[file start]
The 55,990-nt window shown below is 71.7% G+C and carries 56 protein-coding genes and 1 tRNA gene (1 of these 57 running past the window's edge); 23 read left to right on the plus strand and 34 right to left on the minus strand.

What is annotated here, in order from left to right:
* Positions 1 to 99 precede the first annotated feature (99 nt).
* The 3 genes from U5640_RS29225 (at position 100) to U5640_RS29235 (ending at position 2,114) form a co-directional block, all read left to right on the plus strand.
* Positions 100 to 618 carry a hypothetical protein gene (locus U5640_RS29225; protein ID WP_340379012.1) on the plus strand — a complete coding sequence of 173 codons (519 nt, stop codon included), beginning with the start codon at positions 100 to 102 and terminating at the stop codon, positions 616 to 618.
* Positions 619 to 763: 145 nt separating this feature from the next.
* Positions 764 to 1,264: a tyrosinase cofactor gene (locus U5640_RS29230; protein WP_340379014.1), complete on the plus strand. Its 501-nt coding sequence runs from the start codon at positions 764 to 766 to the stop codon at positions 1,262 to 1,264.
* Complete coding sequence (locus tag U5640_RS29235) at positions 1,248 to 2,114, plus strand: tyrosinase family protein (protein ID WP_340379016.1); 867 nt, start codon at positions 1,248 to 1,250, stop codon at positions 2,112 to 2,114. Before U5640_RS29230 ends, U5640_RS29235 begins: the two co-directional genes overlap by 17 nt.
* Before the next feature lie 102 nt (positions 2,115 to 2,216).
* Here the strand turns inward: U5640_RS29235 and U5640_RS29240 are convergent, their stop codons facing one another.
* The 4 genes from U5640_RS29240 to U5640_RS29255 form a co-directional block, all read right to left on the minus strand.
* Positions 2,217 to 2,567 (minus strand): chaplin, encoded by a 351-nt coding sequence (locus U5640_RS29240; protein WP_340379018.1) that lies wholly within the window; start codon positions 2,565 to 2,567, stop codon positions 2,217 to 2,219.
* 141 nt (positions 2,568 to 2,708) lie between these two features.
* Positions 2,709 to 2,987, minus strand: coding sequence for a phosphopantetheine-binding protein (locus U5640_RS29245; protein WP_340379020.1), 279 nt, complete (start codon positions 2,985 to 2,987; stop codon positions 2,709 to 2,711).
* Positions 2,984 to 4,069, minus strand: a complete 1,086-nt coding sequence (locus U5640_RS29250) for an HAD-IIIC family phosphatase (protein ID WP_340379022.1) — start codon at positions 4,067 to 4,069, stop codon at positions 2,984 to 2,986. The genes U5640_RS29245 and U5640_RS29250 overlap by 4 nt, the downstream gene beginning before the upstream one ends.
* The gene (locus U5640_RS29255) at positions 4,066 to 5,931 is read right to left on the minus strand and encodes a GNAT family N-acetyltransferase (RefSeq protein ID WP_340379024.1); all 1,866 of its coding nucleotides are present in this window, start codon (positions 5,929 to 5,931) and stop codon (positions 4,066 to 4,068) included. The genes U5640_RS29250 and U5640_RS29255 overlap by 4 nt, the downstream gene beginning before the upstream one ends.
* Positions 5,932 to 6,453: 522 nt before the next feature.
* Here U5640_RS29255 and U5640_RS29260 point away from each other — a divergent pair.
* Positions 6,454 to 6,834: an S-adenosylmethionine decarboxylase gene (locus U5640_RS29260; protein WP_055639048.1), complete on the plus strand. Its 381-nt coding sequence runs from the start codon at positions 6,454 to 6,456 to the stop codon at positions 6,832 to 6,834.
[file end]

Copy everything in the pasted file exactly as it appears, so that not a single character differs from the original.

The 55,990-nt window shown below is 71.7% G+C and carries 56 protein-coding genes and 1 tRNA gene (1 of these 57 running past the window's edge); 23 read left to right on the plus strand and 34 right to left on the minus strand.

What is annotated here, in order from left to right:
* Positions 1 to 99 precede the first annotated feature (99 nt).
* The 3 genes from U5640_RS29225 (at position 100) to U5640_RS29235 (ending at position 2,114) form a co-directional block, all read left to right on the plus strand.
* Positions 100 to 618 carry a hypothetical protein gene (locus U5640_RS29225; protein ID WP_340379012.1) on the plus strand — a complete coding sequence of 173 codons (519 nt, stop codon included), beginning with the start codon at positions 100 to 102 and terminating at the stop codon, positions 616 to 618.
* Positions 619 to 763: 145 nt separating this feature from the next.
* Positions 764 to 1,264: a tyrosinase cofactor gene (locus U5640_RS29230; protein WP_340379014.1), complete on the plus strand. Its 501-nt coding sequence runs from the start codon at positions 764 to 766 to the stop codon at positions 1,262 to 1,264.
* Complete coding sequence (locus tag U5640_RS29235) at positions 1,248 to 2,114, plus strand: tyrosinase family protein (protein ID WP_340379016.1); 867 nt, start codon at positions 1,248 to 1,250, stop codon at positions 2,112 to 2,114. Before U5640_RS29230 ends, U5640_RS29235 begins: the two co-directional genes overlap by 17 nt.
* Before the next feature lie 102 nt (positions 2,115 to 2,216).
* Here the strand turns inward: U5640_RS29235 and U5640_RS29240 are convergent, their stop codons facing one another.
* The 4 genes from U5640_RS29240 to U5640_RS29255 form a co-directional block, all read right to left on the minus strand.
* Positions 2,217 to 2,567 (minus strand): chaplin, encoded by a 351-nt coding sequence (locus U5640_RS29240; protein WP_340379018.1) that lies wholly within the window; start codon positions 2,565 to 2,567, stop codon positions 2,217 to 2,219.
* 141 nt (positions 2,568 to 2,708) lie between these two features.
* Positions 2,709 to 2,987, minus strand: coding sequence for a phosphopantetheine-binding protein (locus U5640_RS29245; protein WP_340379020.1), 279 nt, complete (start codon positions 2,985 to 2,987; stop codon positions 2,709 to 2,711).
* Positions 2,984 to 4,069, minus strand: a complete 1,086-nt coding sequence (locus U5640_RS29250) for an HAD-IIIC family phosphatase (protein ID WP_340379022.1) — start codon at positions 4,067 to 4,069, stop codon at positions 2,984 to 2,986. The genes U5640_RS29245 and U5640_RS29250 overlap by 4 nt, the downstream gene beginning before the upstream one ends.
* The gene (locus U5640_RS29255) at positions 4,066 to 5,931 is read right to left on the minus strand and encodes a GNAT family N-acetyltransferase (RefSeq protein ID WP_340379024.1); all 1,866 of its coding nucleotides are present in this window, start codon (positions 5,929 to 5,931) and stop codon (positions 4,066 to 4,068) included. The genes U5640_RS29250 and U5640_RS29255 overlap by 4 nt, the downstream gene beginning before the upstream one ends.
* Positions 5,932 to 6,453: 522 nt before the next feature.
* Here U5640_RS29255 and U5640_RS29260 point away from each other — a divergent pair.
* Positions 6,454 to 6,834: an S-adenosylmethionine decarboxylase gene (locus U5640_RS29260; protein WP_055639048.1), complete on the plus strand. Its 381-nt coding sequence runs from the start codon at positions 6,454 to 6,456 to the stop codon at positions 6,832 to 6,834.